Phosphogypsum Study Directed by Legislature to Study Beneficial PG Use
In Florida, there are currently 1 billion tons of phosphogypsum (PG) stored in gypstacks as a result of phosphate production, with 30 million tons being produced annually. Historically, PG has been under tight regulations, requiring it to be housed in gypstacks with no opportunity for reuse.
In the United States, the federal Environmental Protection Agency (EPA) requires that phosphogypsum (PG), a normal byproduct of the phosphate fertilizer manufacturing process — be stored in gypstack. Subject to tight regulations, PG may only be used for limited scientific research and agricultural uses.
That may soon be changing. Bills are under consideration in the Florida House and Senate, which aim to explore the possibility of recycling PG.
Both SB 1258 and HB 1191 cleared their second committees with bipartisan support. The two bills direct the Florida Department of Transportation (FDOT) to conduct feasibility tests on using PG in infrastructure projects as road base. The results of these tests will prepare Florida to recycle phosphogypsum in line with future EPA approval.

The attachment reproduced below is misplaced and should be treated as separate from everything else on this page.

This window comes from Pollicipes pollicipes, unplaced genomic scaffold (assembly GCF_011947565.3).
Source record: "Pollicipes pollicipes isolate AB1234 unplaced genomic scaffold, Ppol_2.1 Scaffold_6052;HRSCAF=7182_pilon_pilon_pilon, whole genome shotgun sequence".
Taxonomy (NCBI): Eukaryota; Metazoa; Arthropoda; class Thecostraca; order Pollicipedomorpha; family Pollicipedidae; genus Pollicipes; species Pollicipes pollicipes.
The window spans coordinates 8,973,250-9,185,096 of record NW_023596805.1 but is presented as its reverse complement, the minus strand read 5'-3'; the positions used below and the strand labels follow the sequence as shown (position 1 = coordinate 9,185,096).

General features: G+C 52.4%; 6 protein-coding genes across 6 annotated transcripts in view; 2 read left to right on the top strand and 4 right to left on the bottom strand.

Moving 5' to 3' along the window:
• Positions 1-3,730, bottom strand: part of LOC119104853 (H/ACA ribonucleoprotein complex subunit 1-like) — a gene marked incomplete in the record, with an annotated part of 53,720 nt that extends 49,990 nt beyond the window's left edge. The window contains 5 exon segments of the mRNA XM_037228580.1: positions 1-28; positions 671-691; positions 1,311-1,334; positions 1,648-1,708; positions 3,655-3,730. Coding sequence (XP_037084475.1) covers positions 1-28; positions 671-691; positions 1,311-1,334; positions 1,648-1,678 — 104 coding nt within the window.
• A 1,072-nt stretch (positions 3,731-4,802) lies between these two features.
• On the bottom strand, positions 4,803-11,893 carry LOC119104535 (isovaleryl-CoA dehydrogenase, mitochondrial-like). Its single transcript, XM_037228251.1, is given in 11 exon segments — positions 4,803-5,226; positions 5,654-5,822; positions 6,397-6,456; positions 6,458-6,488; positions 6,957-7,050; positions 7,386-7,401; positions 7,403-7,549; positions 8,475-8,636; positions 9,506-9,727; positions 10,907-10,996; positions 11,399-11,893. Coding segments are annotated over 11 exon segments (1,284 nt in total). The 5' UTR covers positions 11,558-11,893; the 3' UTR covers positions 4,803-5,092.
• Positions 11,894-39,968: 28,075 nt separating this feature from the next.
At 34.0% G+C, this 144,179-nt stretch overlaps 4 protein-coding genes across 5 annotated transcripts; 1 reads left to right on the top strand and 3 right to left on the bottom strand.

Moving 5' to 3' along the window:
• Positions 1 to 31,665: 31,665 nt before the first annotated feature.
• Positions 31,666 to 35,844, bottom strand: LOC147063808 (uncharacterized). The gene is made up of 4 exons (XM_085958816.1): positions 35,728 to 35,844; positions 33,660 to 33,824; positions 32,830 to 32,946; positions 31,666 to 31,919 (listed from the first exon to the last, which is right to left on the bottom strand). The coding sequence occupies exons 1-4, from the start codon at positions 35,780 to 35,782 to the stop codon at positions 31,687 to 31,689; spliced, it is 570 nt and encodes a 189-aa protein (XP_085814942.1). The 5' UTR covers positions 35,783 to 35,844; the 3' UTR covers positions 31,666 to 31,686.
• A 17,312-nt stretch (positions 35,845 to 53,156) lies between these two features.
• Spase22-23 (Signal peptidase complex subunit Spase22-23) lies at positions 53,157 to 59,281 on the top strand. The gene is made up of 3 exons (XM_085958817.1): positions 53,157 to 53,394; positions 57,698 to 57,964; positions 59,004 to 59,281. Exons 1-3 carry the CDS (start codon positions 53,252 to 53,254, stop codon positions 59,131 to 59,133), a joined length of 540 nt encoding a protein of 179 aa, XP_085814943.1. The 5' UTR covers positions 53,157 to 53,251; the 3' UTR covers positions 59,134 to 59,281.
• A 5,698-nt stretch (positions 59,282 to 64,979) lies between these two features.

“Upon FDOT’s determination of suitability, PG from phosphate production may be used as a construction aggregate material in accordance with the Environmental Protection Agency’s (EPA) approval for use,” the House of Representatives Staff Analysis says.
It’s Time To Stop Staking PG — and Start Using It
Rep. Alex Andrade, a co-sponsor of the House bill, believes that PG research at EPA is occurring because other countries “have already incorporated PG in their road use systems.” He isn’t wrong either, over 20 countries including Canada and Norway have been reusing PG to support infrastructure and agriculture projects.
If other countries can productively use PG, so can the United States. When we use PG, we strengthen our economy while protecting the environment — a “win-win” for Florida. It’s time to put PG to beneficial use.